This mining dumpsite situated less than 500 meters outside of the Badi village in the coastal state of Gujarat has been a matter of serious concern ever since the Gujarat Power Corporation Limited began lignite mining work here in early 2017. The power plant is run by the Power Gujarat State Electricity Corporation Limited, which was previously known as the Bhavnagar Energy Company Ltd.

Vasudev Gohil, a 43-year-old resident of Badi village says that though the dumping site is technically situated outside the village, locals must pass the area on a daily basis.

"We are constantly on tenterhooks and looking for danger signs," he says. Indeed, their state of alert is how the sudden change in the shape of the dumpsite was noticed in the first place.

Can you trust environmental officials?

For someone visiting the place for the first time, the changes may not stand out. "But we have lived all our lives here, we know every little detail of this village. And when a 150-meter-long stretch cave-in by over 25-30 feet, the change can't be overlooked," Gohil adds.

This is not the first time that the dumpsite has worried local residents. Last November, a large part of the flattened part of the dumpsite had developed deep cracks and several flat areas had suddenly got elevated. While the officials had attributed this significant elevation to the high pressure of water in the upper strata of soil in the region, environment experts had pointed to seismic activities. The change is evident even today, nearly a year since it happened.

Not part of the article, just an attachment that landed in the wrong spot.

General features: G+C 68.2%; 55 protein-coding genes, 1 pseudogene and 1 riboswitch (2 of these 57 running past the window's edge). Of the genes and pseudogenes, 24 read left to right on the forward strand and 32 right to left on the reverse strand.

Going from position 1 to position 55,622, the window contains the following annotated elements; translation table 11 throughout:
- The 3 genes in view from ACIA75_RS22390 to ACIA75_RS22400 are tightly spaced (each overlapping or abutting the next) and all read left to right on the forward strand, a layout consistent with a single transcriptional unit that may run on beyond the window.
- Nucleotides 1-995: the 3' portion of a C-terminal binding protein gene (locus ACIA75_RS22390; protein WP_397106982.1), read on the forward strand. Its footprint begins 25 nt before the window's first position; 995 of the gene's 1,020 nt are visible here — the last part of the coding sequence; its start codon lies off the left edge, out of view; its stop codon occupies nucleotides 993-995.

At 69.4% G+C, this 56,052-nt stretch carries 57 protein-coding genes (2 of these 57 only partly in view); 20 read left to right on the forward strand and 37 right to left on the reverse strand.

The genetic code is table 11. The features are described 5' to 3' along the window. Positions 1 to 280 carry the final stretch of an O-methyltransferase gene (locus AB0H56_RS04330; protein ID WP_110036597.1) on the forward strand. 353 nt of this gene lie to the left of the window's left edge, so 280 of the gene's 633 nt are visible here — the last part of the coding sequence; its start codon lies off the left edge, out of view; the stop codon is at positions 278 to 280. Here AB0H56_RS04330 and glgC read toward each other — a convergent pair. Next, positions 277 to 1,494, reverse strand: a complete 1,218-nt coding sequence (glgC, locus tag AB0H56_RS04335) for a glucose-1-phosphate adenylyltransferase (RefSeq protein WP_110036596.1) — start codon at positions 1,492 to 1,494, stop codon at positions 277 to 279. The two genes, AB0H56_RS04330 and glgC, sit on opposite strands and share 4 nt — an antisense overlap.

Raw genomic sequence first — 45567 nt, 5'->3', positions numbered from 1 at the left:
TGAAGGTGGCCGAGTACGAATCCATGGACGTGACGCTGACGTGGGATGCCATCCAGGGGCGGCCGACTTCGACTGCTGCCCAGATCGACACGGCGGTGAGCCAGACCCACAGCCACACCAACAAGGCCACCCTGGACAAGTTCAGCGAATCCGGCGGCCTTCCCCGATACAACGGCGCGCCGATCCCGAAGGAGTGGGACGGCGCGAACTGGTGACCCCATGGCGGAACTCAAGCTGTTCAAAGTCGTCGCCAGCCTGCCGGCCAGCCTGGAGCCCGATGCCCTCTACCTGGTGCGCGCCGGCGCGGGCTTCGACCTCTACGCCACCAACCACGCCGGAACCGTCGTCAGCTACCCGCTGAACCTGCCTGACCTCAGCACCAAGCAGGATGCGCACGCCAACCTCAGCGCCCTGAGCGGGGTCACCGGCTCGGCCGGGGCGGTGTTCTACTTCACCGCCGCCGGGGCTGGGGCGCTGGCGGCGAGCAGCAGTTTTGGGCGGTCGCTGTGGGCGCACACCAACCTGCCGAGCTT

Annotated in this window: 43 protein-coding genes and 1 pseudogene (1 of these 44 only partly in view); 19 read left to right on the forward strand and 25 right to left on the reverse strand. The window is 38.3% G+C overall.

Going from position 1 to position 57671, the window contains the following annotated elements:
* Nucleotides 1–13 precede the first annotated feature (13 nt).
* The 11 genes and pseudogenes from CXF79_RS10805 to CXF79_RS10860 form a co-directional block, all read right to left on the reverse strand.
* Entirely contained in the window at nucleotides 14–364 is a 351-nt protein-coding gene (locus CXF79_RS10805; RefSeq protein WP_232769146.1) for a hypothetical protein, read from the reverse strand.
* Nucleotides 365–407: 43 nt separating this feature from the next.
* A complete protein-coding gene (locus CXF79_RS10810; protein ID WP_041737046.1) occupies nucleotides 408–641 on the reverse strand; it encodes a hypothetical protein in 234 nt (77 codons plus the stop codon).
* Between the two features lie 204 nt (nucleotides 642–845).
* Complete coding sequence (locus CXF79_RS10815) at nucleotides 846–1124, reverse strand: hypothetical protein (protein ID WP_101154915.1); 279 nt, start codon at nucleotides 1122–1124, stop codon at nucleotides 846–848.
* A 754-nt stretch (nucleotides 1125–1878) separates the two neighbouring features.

It could have sunk because of the rain.

After the recent incident, when the villagers raised an alarm and sent a written complaint to the regional Gujarat Pollution Control Board, an official visit to the site was arranged, along with the district administration and the mining department.

The regional pollution board officer Bhavnagar, A.G. Oza, insists the changes "aren't worrisome" and attributes it to the weather.

"The area received heavy rain this time. It is possible that the soil could have sunk in because of the rain," he tells The Wire. The Board, he says, along with the mining department, is now trying to assess if the caving-in had any impact on the ground surface.